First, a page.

Thursday, January 5, 2017

Retirement Is ‘Bittersweet,’ Graham Says

Kelly Miller, standing, appointed county assessor, and retiring Assessor Donna Graham, go over assessments as Graham prepares for retirement on Jan. 31.

It’s a bittersweet time for Donna Graham, Sequoyah County assessor. Graham, who has been employed in several capacities with Sequoyah County government for over 20 years, will retire from her assessor post on Jan. 31.

Graham said of her post and office, “It’s like home after 20 some years. It’s bittersweet in a way. You get up every morning and get to come to a job you love. Not many people get to do that.”

But, Graham said she recently turned age 66 and it was “time” to retire. Sequoyah County Commissioners appointed Kelly Miller, an employee in the assessor’s office, to fill the assessor’s post.

Graham was appointed in August 2005 to replace assessor Jack O’Neal.

“I was so happy,” Graham recalled. “I love, love, love the people. I enjoy the people. And I will miss my girls.”

Graham has nine female employees in her office.

Being a county assessor and employee isn’t easy, Graham said.

“You have to pass seven classes to keep your job,” she explained. “You don’t just take seven classes, you have to pass seven classes.”

Assessors and their employees have to be educated about the complicated laws and rules associated with owning Oklahoma property. This information must be passed on to the public, especially those who come to the assessor’s office perhaps angry with their latest property assessment.

“It’s education,” Graham said. “We have a few irate customers. They come in upset, but if you explain it to them, they will leave OK with it. It’s just working with the public.”

Graham began working in county government in the treasurer’s office. She then moved into the assessor’s office and was appointed county assessor in August 2005.

Upon her appointment, she got bad news.

“When I started, the state said this office is out of compliance and had been for several years,” Graham recalled.

Graham said there were problems with appraisals, with codings in the computer system, and others. She said she and her employees have worked hard to bring the county into compliance, but it wasn’t easy.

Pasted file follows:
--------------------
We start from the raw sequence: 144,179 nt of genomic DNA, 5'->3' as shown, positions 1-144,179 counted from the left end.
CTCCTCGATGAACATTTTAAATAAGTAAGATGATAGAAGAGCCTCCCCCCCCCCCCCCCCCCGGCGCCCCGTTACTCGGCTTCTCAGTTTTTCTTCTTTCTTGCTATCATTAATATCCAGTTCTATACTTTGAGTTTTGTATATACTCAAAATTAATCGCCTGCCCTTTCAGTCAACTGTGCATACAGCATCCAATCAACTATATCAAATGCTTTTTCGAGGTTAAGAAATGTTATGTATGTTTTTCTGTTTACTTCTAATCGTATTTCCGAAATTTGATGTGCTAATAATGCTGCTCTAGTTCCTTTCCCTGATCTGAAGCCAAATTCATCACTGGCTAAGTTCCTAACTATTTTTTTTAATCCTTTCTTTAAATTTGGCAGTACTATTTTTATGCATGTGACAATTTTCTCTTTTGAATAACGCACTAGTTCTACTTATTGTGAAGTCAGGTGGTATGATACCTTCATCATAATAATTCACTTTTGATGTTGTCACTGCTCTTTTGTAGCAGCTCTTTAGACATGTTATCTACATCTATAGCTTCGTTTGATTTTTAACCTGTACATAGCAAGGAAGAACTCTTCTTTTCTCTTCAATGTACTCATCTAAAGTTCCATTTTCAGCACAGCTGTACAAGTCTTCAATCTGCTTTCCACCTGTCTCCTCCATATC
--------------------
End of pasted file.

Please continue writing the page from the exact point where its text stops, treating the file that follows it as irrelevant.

“There are 34,000 land parcels in this county,” she said. “Four years ago when I got my certified letter (that the county was in compliance) I hooted and hollered. That was on my bucket list.

“And Sequoyah Fuels. That was on my bucket list too,” Graham said.

Sequoyah Fuels at Gore and the county had been at odds and in court for years over Sequoyah Fuels assessment. That 19-year-old disagreement was settled in 2014.

“Those are the two things I wanted to see get done,” Graham said.

Graham said her family has had to “eat, sleep and breathe” county assessment issues with her. Graham and her husband, Dwight, will celebrate their 44th wedding anniversary in February. They have two sons, K.D., and his wife, Michele, and Destry and his girlfriend, Ashley, and two grandsons, Jacob, 19, and Garrett, 14. Graham said she plans to spend a lot more time with family when she is retired.

Immediately after retirement, Graham said she will “rest for a while,” then continue with the Cowboys Regional Rodeo Association, for which she keeps track of points. Son Destry competes in team roping and steer wrestling. She also hopes to do some furniture refinishing.

Graham said she hasn’t thought too much about what she will do in retirement.

“I’ll probably bake too much,” Graham said with a grin, explaining that when family visits they usually head for the kitchen to see what is to eat.

Graham said she knows she will miss the people, and will miss her “girls,” that is her employees.

But she added she has not missed the knowledge she gained with her last birthday.

“We have got to move on,” she concluded.

Sally Maxwell, Senior News Director

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